INTERNATIONAL WOMEN’S DAY

In celebration of all the epic Females in the world I’ve made a playlist full of empowering songs by some of the best Female vocalists on the planet. Have a listen and embrace what it means to be a Woman in the 21st century and have a great day!

And if you need a little extra inspiration read Maya Angelou’s poem Phenomenal Woman which was the starting point for Laura Mvula’s song of the same name which this playlist aptly starts with.

If you have any awesome tracks to suggest, then pop them down bellow in the comments section!

Wishtrend Unboxing

I am such a fan of Wishtrend, their products work, like really work, as in they have saved my skin from permanent unshifting acne to skin that actually has good days more often than the bad days. So when I ran out of my holy grail skin care products I had to re-order them and seeing as I’m always on the look out for cool new skin care products to try I also have a couple of newbies to test out.

Let’s get into this unboxing…

Have a lovely week, and don’t forget to celebrate a little self love this Valentines Day too!

Book Club: Normal People by Sally Rooney

Hello hello, welcome back to another edition of our bookclub. We have tried many a time to get this thing going and sadly it has always swiftly become a thing of the past. But it’s 2019, a brand new year of hope (1 month late, this doesn’t bode well!) and Charlotte has committed to joining me on this endeavour so not all of the books we will be reading will be obscure Japanese or Korean literature – Hurray I hear you shout, thank goodness – yet ironically this first book pick is actually mine, and it’s thoroughly mainstream as Sally Rooney is having a bit of a moment with her latest novel Normal People.

So whats it about?…

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So if you fancy joining the Bookclub then head over to Goodreads and tune in for our reviews at the end of the month either here on the blog or over on our youtube channel

Korean Cinema – 버닝 (Burning)

Burning is a taut and thrilling adaptation of one of Murakami’s most intriguing short stories, Barn Burning.

Of course Burning is not a literal retelling of Murakami’s story, it has been tweaked and reworked seeing as it is only a 20 page story and the film is over 2 hours long. These tweaks work so well and contribute to a study of Korean society that feels raw and rather brutal. It’s a classic example of class division, of the psychological harm that jealousy incurs and perhaps obsession.

Burning follows a young man called Jong-su, he works several part time jobs in a struggle to survive in Seoul, one day he meets Hae-mi, an old acquaintance from his hometown and they start seeing each other. Hae-mi goes travelling to Africa and asks Jong-su to look after her cat even though he has just moved back to his family farm in Paju. Jong-su performs his task diligently without ever encountering the cat. When Hae-mi returns from Africa she is accompanied by Ben a young successful man. And thus the tension begins between the two males.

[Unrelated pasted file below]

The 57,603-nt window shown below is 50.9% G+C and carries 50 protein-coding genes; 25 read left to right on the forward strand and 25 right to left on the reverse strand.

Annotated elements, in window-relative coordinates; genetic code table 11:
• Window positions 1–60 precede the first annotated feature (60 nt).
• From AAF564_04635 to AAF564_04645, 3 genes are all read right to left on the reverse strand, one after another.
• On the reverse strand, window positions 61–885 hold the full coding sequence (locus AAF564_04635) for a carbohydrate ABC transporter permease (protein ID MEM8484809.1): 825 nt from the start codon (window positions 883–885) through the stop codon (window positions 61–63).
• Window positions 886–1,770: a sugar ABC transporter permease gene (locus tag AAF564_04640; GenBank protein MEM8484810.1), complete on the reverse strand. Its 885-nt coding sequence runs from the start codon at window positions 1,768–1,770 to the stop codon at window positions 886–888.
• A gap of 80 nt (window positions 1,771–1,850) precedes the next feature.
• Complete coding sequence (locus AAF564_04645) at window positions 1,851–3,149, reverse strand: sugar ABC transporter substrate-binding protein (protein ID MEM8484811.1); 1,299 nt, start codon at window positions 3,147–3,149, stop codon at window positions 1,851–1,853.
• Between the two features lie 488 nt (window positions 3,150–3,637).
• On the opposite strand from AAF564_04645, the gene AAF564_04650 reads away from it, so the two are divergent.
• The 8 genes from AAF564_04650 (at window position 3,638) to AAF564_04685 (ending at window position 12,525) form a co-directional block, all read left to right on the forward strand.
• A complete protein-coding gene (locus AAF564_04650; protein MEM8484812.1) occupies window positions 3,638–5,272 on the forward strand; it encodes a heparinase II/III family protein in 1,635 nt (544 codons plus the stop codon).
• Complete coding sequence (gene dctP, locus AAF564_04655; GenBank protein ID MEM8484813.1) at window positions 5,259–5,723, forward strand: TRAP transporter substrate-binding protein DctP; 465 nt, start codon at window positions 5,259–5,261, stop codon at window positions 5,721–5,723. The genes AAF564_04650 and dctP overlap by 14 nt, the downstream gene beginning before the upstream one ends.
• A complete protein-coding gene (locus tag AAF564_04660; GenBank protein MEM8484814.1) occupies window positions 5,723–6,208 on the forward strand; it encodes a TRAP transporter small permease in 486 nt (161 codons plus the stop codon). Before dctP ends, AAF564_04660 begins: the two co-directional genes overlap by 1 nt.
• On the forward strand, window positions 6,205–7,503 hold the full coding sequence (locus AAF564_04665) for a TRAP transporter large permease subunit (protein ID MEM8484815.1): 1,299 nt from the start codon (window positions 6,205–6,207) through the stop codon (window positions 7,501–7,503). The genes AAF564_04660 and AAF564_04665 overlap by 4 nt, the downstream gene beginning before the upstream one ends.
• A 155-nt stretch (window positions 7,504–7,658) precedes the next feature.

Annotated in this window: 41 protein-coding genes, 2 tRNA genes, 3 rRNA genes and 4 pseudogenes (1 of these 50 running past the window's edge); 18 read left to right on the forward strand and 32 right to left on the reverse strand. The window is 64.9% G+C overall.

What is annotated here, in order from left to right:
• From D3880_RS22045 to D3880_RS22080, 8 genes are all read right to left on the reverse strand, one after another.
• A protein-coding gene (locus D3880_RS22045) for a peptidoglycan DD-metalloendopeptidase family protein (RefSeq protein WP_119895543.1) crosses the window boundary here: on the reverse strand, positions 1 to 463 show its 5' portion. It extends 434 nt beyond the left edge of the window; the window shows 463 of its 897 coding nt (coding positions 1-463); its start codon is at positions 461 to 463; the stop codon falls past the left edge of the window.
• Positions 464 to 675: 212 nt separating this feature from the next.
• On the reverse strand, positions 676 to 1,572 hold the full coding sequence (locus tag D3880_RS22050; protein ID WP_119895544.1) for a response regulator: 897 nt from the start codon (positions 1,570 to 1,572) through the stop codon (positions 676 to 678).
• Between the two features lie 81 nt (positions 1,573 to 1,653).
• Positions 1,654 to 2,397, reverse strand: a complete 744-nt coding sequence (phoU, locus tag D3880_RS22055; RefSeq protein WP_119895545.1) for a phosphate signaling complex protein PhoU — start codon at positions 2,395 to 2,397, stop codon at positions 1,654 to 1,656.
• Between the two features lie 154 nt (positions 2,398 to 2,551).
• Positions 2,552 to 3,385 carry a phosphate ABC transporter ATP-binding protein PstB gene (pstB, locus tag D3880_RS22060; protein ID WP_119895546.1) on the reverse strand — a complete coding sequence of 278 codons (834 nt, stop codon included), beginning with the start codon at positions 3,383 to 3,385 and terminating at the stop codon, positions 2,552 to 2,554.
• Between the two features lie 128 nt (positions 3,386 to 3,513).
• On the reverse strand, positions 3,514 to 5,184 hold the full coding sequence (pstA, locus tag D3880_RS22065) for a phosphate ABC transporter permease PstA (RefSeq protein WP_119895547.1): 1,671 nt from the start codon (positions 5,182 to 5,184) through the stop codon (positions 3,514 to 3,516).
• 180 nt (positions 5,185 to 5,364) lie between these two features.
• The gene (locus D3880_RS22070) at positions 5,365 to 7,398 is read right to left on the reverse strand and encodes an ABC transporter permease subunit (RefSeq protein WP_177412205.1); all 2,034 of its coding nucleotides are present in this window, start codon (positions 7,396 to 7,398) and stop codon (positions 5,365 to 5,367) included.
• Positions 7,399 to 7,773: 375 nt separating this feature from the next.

Having Jong-su and Hae-mi come from simple means the sudden appearance of Ben a metropolitan man who drives a Porsche and lives in Gangnam is rather jarring and as an audience we never warm to his character. And he only gets more and more suspicious in his smugness and rather disturbing collection in his bathroom and the revelation that he likes to burn greenhouses. Abandoned greenhouses that take less than 10 minutes to completely disappear. At this point you start to think that he is just a rich boy on a power trip, later however when Hae-mi goes missing it becomes apparent that burning greenhouses is just a metaphor for something far more nefarious…or is it?

That’s the best thing about Lee’s direction, we are never really told anything concrete. Can we completely trust Jong-su, is he not just completely overcome with jealousy, Ben seems to have everything, success, fast cars, a beautiful apartment and a loving family. Is Jong-su imagining the scenario or is Ben really a psychopathic murderer of Women?

It’s a shame that Burning didn’t make it into the nominations for best foreign film for the Academy Awards this year as this is a masterfully conducted thriller. The acting especially by Yoo Ah-in and Steven Yeun is electrifying, they fit so well into their respective roles. The soundtrack heightens tension terrifically and the cinematography feels at moments whimsical and then all of a sudden concise and rigid.